non side dish order of beef intestines 牛腸. Again a layer of sesame oil doused on top, scallions. Firm, chewy, and surprisingly decent. Reminded me of liverwurst a little bit, but I'd eat intestines over liver anyday.

non side dish order honeycomb tripe 牛肚. Great texture. For those that prefer a melt in your mouth soft experience, this is quite the opposite. Those who like it QQ as the locals say, will be delighted.

Hua Gan. 花干 Dried tofu cubes in broth. This is a must order dish when dining at LTF.

And finally the main course

Half beef flank, half beef tendon noodle soup. 半筋半肉牛肉麵
The cuts of flank are so chunky, yet so soft to the bite and smooth. Criss Cross cuts of tendon inbetween. The tendons have a nice mild bite to them for those who don't like melt in your mouth softies. The noodles are a lot thicker than I had remembered, but like the concept of Japanese ramen where noodle thickness should be paired with and dependent on the type of broth, serves the function of matching incredibly well with the beef stock that is rich in color, deep in flavor, yet humbly light and refreshing (you can tell a lotta labor and love went into the broth).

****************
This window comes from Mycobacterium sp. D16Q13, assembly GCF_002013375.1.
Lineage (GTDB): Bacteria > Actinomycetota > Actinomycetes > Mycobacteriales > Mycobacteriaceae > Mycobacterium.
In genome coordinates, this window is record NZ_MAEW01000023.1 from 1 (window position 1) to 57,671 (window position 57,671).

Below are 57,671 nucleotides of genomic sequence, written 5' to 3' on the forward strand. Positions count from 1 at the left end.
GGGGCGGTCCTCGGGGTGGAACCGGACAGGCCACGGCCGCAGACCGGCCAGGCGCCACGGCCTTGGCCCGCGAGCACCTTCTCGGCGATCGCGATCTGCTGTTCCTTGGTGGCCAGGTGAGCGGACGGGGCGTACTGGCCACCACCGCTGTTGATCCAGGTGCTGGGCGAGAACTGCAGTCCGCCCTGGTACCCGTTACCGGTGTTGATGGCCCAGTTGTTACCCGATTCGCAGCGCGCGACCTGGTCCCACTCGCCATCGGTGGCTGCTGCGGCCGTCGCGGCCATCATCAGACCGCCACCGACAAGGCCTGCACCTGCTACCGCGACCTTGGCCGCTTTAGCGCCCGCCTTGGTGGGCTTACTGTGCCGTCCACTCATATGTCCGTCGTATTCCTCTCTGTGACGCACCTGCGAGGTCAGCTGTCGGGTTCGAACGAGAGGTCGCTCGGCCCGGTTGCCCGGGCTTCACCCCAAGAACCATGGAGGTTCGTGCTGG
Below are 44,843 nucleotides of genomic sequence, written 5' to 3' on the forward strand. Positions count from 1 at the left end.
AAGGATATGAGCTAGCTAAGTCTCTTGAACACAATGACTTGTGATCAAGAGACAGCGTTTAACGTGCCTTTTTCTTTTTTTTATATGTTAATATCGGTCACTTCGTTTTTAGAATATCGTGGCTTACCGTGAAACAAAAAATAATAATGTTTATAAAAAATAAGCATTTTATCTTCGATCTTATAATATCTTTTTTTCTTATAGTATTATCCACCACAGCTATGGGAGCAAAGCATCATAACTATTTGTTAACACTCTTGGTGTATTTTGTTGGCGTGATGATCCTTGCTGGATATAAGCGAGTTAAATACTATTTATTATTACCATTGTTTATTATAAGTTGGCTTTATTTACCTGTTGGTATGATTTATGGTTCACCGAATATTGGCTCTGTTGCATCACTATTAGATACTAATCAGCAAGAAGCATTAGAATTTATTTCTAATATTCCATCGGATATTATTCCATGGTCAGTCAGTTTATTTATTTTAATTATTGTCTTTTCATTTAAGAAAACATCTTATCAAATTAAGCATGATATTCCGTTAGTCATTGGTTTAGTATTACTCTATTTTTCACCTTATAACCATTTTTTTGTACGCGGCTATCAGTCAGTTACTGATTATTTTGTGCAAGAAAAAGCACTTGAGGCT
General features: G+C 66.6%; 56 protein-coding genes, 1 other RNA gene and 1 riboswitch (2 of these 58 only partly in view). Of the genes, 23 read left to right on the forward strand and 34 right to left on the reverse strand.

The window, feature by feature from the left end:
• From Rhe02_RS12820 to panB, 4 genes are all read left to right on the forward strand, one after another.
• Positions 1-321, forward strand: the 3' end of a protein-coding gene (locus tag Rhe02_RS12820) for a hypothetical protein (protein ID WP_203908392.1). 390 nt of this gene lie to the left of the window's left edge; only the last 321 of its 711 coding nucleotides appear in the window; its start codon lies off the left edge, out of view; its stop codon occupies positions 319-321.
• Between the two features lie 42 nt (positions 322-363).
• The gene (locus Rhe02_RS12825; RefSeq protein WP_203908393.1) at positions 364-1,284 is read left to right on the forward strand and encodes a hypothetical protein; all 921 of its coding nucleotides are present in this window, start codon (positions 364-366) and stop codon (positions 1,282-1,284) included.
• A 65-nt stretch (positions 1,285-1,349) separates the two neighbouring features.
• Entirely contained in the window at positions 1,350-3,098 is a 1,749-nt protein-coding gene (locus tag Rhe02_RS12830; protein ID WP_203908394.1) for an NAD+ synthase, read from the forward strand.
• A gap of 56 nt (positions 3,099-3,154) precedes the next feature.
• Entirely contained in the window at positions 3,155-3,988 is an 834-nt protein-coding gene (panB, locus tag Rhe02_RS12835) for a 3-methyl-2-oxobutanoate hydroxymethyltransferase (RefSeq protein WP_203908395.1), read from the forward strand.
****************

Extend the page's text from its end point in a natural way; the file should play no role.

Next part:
There are three kinds of self help spices/chili kinda sauces. One must try is a jar of dark brown paste, that in my first visit is I supposed "beef butter" aka beef FAT marinated in spices. A small scoop in your bovine noodle shiznit soup will Emeril-lize the experience, BAM!, and kick it up a few notches. If you dare, try eating this stuff plain.

The best part? You can ask for free refill of the broth! If you've come a long way just to eat here, why not load up on this bovine juice.

林東芳牛肉麵 (Lin Tung Fong Beef Noodle Soup)
台北市中山區八德路二段274號‎  (Taipei City, Zhongshan District, Ba Der Rd 2nd portion #274)
Tel: 02-2752-2556‎

Thursday, January 21, 2010

阿宗麵線 Ay Chung 西門町 Xiemending Taipei

Some of you in the San Francisco Bay Area (Richmond, Milpitas) and San Gabriel may be familiar with the name Ay-Chung. Sometime around 2003, Ay-Chung Noodle opened up branches in Southern California, Milpitas (Nor Cal), and at one point attempted launches in Houston and Richmond (Nor Cal). Each US location offered a wide variety of Taiwanese street food snacks from appetizers, rice plates, noodle plates, teppan steak set meals, soups, soy sauce marinated mini dishes, teas, slushes, tapioca milk tea. A$Ns love variety like some cheap a$$ buffet, but we know that when you de-specialize in your offerings like that, you run the risk of watering them down at the same time.

No idea what happened but it looks like almost all of the locations have shut down. Not sure about San Gabriel or Las Vegas locations...

And if I were the OG $hiznit Ay-Chung (like this one), I'd be mad too at misrepresenting the brand. So this loving writeup is dedicated to them.

The ORIGINAL Ay-Chung Flour Rice Noodle 阿宗麵線, is located in the hustle and bustle always busy and trendy Xiementing District. 西門町 Ay Chung has at least two locations in Taipei (the other one being Shih Lin Night Market) and quality between the two are very consistent with each other.